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If you are not able to work because of an injury or illness that occurred at work in Houston, you may be eligible for workers' compensation benefits. When a workplace injury happens, you might find yourself missing out on paychecks, accumulating medical bills, and being overwhelmed with paperwork. This can be an extremely stressful and uncertain time.
Fortunately, Texas law protects workers from negative fallout related to work injuries by requiring employers to carry workers compensation insurance.
What is Workers’ Compensation and How Does It Work?
Workers' compensation is a form of insurance that is purchased by an employer to protect their employees from job-related injuries and illness. It offers a safeguard for injured employees so that they are not left with no job and no money while trying to recover from an injury. Some jobs can be dangerous, and it shouldn't be the responsibility of the employee to manage all the consequences that come with an injury.
Under the Texas Workers' Compensation Act, individuals that are hurt on the job can get different kinds of financial support to cover their injury-related expenses. This includes:
Unlike a personal injury case, workers can qualify for benefits despite being at fault for a work-related accident. However, injured workers can not recover compensation for damages typically awarded in a personal injury lawsuit.
Common Causes of Workplace Injuries
The top three leading causes of job-related injuries account for more than 84% of all nonfatal injuries at work. This includes:
Overexertion and Repetitive Motion Injuries
Overexertion injuries can occur when a worker uses excessive physical effort to do a task and becomes injured. This includes lifting, pushing, turning, holding, carrying, or throwing.
Repetitive motion triggered by stress or strain on some part of the body is due to the repetitive nature of the job. Common repetitive tasks include lifting boxes, typing on a computer, using a ten-key machine, sitting for long hours, and working on an assembly line.
Slip and Fall Injuries
Slip and fall accidents are one of the most common on-the-job injuries. They account for 25% of yearly injury claims, according to the U.S. Department of Labor. Falls at work include falling from slippery floors, from tripping, and from heights like ladders, roofs, scaffolding, or other structures.
Injuries from Contact with Equipment and Objects
Contact with equipment and objects refers to injuries that occur when an individual is struck by something or bumps into something. This can include a worker being hit by a moving object, bumping into or being pushed in front of an object, being crushed in equipment, or being caught in wire or rope. It may also include incidents like a worker being struck or crushed by collapsing structures, equipment, or materials.
Workers' Compensation May Also Cover Occupational Illnesses
Along with being hurt, workers can also get sick with an illness because of their job. When this occurs, workers compensation insurance is designed to help cover some of the expenses.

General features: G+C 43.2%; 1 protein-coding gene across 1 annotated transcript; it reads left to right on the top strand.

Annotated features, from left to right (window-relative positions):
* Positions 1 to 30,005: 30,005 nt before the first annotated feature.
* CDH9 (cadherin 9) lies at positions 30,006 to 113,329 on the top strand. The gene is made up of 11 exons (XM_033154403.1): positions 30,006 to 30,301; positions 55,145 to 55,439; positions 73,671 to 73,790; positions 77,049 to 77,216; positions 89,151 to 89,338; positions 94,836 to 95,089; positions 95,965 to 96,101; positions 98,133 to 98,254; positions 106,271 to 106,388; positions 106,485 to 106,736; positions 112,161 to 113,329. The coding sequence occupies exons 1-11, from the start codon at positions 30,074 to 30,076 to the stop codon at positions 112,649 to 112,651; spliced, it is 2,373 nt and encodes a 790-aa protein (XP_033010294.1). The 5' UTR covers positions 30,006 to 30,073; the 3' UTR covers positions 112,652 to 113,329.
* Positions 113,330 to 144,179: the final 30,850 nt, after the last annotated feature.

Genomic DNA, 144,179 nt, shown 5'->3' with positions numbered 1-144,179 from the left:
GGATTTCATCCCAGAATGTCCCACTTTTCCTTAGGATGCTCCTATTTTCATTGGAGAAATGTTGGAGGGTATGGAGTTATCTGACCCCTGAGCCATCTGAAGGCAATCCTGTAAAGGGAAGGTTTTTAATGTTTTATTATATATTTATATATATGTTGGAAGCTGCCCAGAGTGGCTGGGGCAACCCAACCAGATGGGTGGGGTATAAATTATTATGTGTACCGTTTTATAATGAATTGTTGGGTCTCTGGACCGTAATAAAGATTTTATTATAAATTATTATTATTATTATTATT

Job-related illnesses include diseases that arise from hazardous work environments or workplace exposures. Some typical illnesses that occur at work include:
Situations involving occupational illness are complicated for a number of different reasons. One of the main reasons is that you will need to prove that your illness was caused by your job, and not from any other factor like genetics or something that occurred during your personal time. This is further complicated by the fact that many illnesses develop gradually, which makes them harder to recognize and to identify the origin.
What Should I Do if I Am Hurt on the Job?
If you become injured in the course of your employment, you should always report the accident, injury, or illness as soon as possible to your employer. This is important even if an injury appears minor. This, because injuries that appear minor in the beginning can become much more serious in the coming days or weeks.
For example, an injury that might feel like just a strained muscle can turn out to be a sign of permanent nerve damage. Or a sore lower back from lifting a heavy object could be a disc herniation that needs surgery.
Additionally, you should always have a job-related injury examined by a medical professional. This is the only way to learn the extent of your injury, and what can be done to recuperate. This is especially important for stress or repetitive motion injuries. Here, making changes in the ergonomic environment might not only cure the injury, but help to prevent injuries to others. Further, to protect the long-term ability of an employee to keep and carry on in his or her job.
Finally, waiting too long to report an injury at work may seize your right to claim any kind of workers' compensation benefits.
Should You Contact a Houston Workplace Accident Lawyer?
Consequently, if you suffer an on-the-job injury in Houston, speak to the Houston personal injury attorneys at Dunk Law Firm. Do not go through these hard times alone. We are here to assist you with your claim. We know the causes and effects of work accidents and injuries. Also, we know the laws and regulations related to workers' compensation in Texas and will work to make the most of the compensation you receive.